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J Am Coll Cardiol. 2015 Oct 13;66(15):1657-68. doi: 10.1016/j.jacc.2015.07.066.

Implications of Coronary Artery Calcium Testing Among Statin Candidates According to American College of Cardiology/American Heart Association Cholesterol Management Guidelines: MESA (Multi-Ethnic Study of Atherosclerosis).

Author information

  • 1Center for Healthcare Advancement & Outcomes, Baptist Health South Florida, Miami, Florida; Miami Cardiac and Vascular Institute, Baptist Health South Florida, Miami, Florida; The Johns Hopkins Ciccarone Center for the Prevention of Heart Disease, Baltimore, Maryland; Department of Epidemiology, Robert Stempel College of Public Health and Department of Medicine, Herbert Wertheim College of Medicine, Florida International University, Miami, Florida. Electronic address: KhurramN@baptisthealth.net.
  • 2Center for Clinical and Epidemiological Research and Division of Internal Medicine, University Hospital, University of São Paulo, São Paulo, Brazil; Non-Invasive Cardiovascular Imaging Program, Departments of Medicine (Cardiovascular Division) and Radiology, Brigham and Women's Hospital and Harvard Medical School, Boston, Massachusetts; Preventive Medicine Centre, Hospital Israelita Albert Einstein, São Paulo, Brazil.
  • 3The Johns Hopkins Ciccarone Center for the Prevention of Heart Disease, Baltimore, Maryland.
  • 4Non-Invasive Cardiovascular Imaging Program, Departments of Medicine (Cardiovascular Division) and Radiology, Brigham and Women's Hospital and Harvard Medical School, Boston, Massachusetts.
  • 5Center for Healthcare Advancement & Outcomes, Baptist Health South Florida, Miami, Florida.
  • 6Mount Sinai Hospital, Miami Beach, Florida.
  • 7Minneapolis Heart Institute Foundation, Minneapolis, Minnesota.
  • 8Knight Cardiovascular Institute, Oregon Health & Science University, Portland Oregon.
  • 9Emory Clinical Cardiovascular Research Institute, Emory University, Atlanta, Georgia.
  • 10Division of Cardiology, Los Angeles Biomedical Research Institute at Harbor-UCLA, Torrance, California.
  • 11Section of Cardiovascular Medicine and Robert Wood Johnson Foundation Clinical Scholars Program, Department of Internal Medicine, Yale University School of Medicine, New Haven, Connecticut; Department of Health Policy and Management, Yale School of Public Health, New Haven, Connecticut; Center for Outcomes Research and Evaluation, Yale-New Haven Hospital, New Haven, Connecticut.

Erratum in

  • J Am Coll Cardiol. Dec 15;66(23):2686. Miemdema, Michael D [corrected to Miedema, Michael D].

Abstract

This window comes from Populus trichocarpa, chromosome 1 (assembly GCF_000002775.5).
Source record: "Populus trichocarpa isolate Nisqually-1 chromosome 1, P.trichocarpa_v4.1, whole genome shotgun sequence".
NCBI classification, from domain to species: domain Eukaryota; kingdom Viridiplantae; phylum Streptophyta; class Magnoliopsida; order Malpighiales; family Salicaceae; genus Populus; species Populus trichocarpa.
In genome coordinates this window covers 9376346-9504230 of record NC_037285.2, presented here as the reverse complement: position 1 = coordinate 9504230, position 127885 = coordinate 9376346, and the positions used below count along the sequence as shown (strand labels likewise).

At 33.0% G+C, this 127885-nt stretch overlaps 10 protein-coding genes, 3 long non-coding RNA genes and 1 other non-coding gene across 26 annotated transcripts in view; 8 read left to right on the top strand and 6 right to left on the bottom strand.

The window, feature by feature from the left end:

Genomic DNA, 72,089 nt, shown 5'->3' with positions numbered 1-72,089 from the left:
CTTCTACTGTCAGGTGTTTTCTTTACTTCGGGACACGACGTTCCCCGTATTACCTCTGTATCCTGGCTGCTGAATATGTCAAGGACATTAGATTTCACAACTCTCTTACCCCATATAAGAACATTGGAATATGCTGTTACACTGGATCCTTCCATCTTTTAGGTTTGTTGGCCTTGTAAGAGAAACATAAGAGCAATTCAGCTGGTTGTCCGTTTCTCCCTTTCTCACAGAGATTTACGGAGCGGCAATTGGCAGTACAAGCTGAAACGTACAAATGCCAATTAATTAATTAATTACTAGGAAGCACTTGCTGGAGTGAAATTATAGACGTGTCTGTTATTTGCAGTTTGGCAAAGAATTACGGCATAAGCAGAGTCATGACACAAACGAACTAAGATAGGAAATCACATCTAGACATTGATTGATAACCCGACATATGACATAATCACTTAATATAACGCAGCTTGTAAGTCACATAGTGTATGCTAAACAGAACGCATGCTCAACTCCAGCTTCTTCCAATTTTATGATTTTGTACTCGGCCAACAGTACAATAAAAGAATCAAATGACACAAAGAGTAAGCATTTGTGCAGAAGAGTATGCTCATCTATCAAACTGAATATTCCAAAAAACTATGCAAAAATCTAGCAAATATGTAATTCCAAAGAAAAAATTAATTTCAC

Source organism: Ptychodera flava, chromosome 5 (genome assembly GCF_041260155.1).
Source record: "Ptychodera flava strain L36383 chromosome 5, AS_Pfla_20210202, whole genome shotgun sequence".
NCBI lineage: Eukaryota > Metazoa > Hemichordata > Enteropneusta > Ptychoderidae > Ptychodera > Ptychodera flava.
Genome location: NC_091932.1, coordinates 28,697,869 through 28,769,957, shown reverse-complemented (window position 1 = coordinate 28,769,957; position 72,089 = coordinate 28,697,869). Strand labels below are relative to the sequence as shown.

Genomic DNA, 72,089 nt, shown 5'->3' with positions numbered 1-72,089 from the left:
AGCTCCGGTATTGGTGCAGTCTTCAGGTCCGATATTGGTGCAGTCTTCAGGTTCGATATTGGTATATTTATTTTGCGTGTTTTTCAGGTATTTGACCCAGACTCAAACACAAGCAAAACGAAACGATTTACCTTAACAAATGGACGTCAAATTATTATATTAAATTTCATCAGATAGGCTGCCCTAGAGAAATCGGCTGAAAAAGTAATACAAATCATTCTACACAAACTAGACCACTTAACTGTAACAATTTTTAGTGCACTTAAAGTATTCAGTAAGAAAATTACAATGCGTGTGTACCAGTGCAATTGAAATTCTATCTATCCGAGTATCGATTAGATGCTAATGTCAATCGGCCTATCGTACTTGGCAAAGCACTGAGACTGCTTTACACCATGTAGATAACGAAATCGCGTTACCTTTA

BACKGROUND:

The American College of Cardiology (ACC)/American Heart Association (AHA) cholesterol management guidelines have significantly broadened the scope of candidates eligible for statin therapy.

OBJECTIVES:

This study evaluated the implications of the absence of coronary artery calcium (CAC) in reclassifying patients from a risk stratum in which statins are recommended to one in which they are not.

METHODS:

MESA (Multi-Ethnic Study of Atherosclerosis) is a longitudinal study of 6,814 men and women 45 to 84 years of age without clinical atherosclerotic cardiovascular disease (ASCVD) risk at enrollment. We excluded 1,100 participants (16%) on lipid-lowering medication, 87 (1.3%) without low-density lipoprotein levels, 26 (0.4%) with missing risk factors for calculation of 10-year risk of ASCVD, 633 (9%) >75 years of age, and 209 (3%) with low-density lipoprotein <70 mg/dl from the analysis.

RESULTS:

The study population consisted of 4,758 participants (age 59 ± 9 years; 47% males). A total of 247 (5.2%) ASCVD and 155 (3.3%) hard coronary heart disease events occurred over a median (interquartile range) follow-up of 10.3 (9.7 to 10.8) years. The new ACC/AHA guidelines recommended 2,377 (50%) MESA participants for moderate- to high-intensity statins; the majority (77%) was eligible because of a 10-year estimated ASCVD risk ≥7.5%. Of those recommended statins, 41% had CAC = 0 and had 5.2 ASCVD events/1,000 person-years. Among 589 participants (12%) considered for moderate-intensity statin, 338 (57%) had a CAC = 0, with an ASCVD event rate of 1.5 per 1,000 person-years. Of participants eligible (recommended or considered) for statins, 44% (1,316 of 2,966) had CAC = 0 at baseline and an observed 10-year ASCVD event rate of 4.2 per 1,000 person-years.

CONCLUSIONS:

Significant ASCVD risk heterogeneity exists among those eligible for statins according to the new guidelines. The absence of CAC reclassifies approximately one-half of candidates as not eligible for statin therapy.

Copyright © 2015 American College of Cardiology Foundation. Published by Elsevier Inc. All rights reserved.

KEYWORDS:

atherosclerosis; cholesterol; hydroxymethylglutaryl-CoA reductase inhibitors; risk assessment

PMID:
26449135
[PubMed - indexed for MEDLINE]
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